In our country where ‘me too’ is a campaign against all the sexual offences including me where both me and my father did a witch hunt to nab that teacher of mine but were unsuccessful. My father died with this sorrow in his heart that his daughter could not get a justice. Apparently my perpetrator had a strong BJP background which made him indulge in such sexual offenses but never punished. I see Manda in me and can also feel how the entire household is shaken up by this horrendous crime. Ajji who takes care of Manda has her heart being shredded to pieces when the little girl innocently asks her if she is a grown up woman now as she bleeds and also if it occurs with all the girls of her age.

Makhija’s film makes us question on why are we living in such a dubious society? The mantel is in the hands of the politicians and what are we then? The destitute should not voice the injustice. No one believes them and this is where Makhija and Deshpande are lauded for giving the film a twist which no one has ever thought of.  Fragile but witty this small time tailor Ajji takes matter in her own hands and vouch to give a lifetime punishment to the pervert. She follows him every night. She watches him masturbate. She watches him fuck a mannequin in a drunken state. She sees him unzipping his pants and roaming/searching for another prey. She quietly observes her son losing his livelihood. She watches everything and gradually emergesa ticking bomb waiting for her time to explode. She befriends a butcher and learns from him the art of butchering. We slightly get a feel on what she is up to when we see the butcher showing her how to chop off the balls.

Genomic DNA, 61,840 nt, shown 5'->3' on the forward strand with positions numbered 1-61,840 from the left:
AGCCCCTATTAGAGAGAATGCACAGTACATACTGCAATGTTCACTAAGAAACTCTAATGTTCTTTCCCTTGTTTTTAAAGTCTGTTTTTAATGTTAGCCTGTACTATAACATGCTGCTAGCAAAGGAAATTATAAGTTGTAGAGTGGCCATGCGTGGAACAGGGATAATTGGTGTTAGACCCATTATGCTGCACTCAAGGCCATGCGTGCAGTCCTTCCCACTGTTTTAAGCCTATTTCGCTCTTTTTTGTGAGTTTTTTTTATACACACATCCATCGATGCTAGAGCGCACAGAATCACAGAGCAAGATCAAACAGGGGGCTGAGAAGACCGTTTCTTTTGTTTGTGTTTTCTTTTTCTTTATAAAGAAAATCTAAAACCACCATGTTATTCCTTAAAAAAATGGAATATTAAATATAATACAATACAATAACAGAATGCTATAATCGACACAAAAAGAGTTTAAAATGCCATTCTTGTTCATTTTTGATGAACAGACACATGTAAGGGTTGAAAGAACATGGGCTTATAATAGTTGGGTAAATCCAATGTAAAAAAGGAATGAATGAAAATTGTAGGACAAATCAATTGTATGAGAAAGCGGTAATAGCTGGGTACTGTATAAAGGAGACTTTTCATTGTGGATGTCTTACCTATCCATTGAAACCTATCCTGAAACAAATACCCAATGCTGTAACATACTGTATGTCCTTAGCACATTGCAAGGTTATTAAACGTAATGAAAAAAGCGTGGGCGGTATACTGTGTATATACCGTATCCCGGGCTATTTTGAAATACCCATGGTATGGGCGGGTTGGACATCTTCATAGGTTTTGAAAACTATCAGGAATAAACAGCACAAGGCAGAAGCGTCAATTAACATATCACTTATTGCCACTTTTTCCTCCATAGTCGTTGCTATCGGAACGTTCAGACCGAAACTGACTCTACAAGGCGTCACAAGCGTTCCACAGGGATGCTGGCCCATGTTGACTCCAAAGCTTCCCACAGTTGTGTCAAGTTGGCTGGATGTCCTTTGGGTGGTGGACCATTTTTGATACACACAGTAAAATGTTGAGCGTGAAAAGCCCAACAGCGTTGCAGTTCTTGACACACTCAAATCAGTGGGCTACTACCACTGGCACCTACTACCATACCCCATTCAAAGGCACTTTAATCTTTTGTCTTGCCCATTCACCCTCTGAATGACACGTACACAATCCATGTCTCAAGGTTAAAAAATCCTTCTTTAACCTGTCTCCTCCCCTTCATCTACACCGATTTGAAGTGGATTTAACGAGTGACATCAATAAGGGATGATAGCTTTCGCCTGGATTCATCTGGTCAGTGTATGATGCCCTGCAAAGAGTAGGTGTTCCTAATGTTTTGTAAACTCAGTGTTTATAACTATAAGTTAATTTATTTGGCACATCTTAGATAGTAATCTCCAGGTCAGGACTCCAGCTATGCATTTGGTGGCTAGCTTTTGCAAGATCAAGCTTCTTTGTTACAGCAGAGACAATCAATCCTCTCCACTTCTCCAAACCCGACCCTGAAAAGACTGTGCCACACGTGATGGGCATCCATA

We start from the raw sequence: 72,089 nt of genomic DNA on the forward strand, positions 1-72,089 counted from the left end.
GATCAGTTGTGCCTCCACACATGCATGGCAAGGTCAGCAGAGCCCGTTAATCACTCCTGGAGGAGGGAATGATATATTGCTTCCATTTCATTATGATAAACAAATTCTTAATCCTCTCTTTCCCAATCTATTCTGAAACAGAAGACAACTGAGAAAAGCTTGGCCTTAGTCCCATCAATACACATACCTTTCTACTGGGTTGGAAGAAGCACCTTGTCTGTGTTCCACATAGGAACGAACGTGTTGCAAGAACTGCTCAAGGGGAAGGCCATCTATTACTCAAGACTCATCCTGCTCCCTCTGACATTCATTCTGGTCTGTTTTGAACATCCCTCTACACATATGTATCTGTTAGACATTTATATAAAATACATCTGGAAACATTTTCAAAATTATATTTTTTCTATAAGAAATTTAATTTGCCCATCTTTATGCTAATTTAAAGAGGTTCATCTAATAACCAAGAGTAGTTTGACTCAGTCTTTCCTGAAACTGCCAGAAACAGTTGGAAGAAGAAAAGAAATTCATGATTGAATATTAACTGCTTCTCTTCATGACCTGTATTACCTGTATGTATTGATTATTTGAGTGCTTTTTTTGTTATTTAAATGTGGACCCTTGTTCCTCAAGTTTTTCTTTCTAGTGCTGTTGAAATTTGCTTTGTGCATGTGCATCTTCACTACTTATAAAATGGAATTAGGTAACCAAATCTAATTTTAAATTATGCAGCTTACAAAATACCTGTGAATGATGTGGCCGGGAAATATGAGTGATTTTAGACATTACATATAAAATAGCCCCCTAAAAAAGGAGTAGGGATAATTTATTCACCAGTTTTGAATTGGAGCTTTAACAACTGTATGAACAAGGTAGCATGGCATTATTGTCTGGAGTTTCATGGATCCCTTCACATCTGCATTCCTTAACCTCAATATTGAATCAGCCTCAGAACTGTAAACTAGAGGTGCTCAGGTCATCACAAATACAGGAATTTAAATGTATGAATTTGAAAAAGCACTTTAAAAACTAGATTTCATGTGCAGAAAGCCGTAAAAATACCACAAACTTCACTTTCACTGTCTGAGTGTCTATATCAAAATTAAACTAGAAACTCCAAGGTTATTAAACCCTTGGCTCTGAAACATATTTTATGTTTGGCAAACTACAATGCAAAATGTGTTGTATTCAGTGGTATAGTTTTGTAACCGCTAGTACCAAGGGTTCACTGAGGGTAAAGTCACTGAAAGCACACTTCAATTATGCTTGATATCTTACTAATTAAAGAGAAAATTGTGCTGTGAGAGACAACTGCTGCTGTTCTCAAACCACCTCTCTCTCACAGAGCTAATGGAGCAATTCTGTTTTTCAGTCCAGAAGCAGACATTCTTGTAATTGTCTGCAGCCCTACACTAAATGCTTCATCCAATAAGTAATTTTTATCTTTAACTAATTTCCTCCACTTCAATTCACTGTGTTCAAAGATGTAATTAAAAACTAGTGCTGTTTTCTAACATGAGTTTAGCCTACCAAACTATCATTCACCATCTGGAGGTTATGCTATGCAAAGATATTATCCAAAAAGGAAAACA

While in other motion pictures we see the hero or the victim gearing up for a revenge with loud background music and gravity defying stunts, here in this case Makhija portrays in a graphic detail how the vengeance is carried out in a very simple way. No music, no words spoken, no stunts yet justice is served. Sushama Deshpande a veteran theatre artist deserves a standing ovation for her brilliant acting.

Sincere thanks to director of photography Jishnu Bahattacharjee, music by Mangesh Dhakde and of course Makhija for making this 104 minute picture a repulsive yet appealing watch. A saga of revenge, this stripped movie is a small time watch yet this is a pragmatic one that none will forget in his or her lifetime.

About Author 

Rimli Bhattacharya is a first class gold medalist in Mechanical Engineering with a MBA in supply chain management. She has contributed to two anthologies, A Book of light and Muffled Moans and has written two solo books, The crosshairs of life and That day it rained and other stories. Her other works have appeared in twenty nine literary magazines & E – Zines. She is also an Indian Classical dancer. Views expressed are personal.

Readers, please feel free to share your opinion by leaving your comments. As always your valuable thoughts are highly appreciated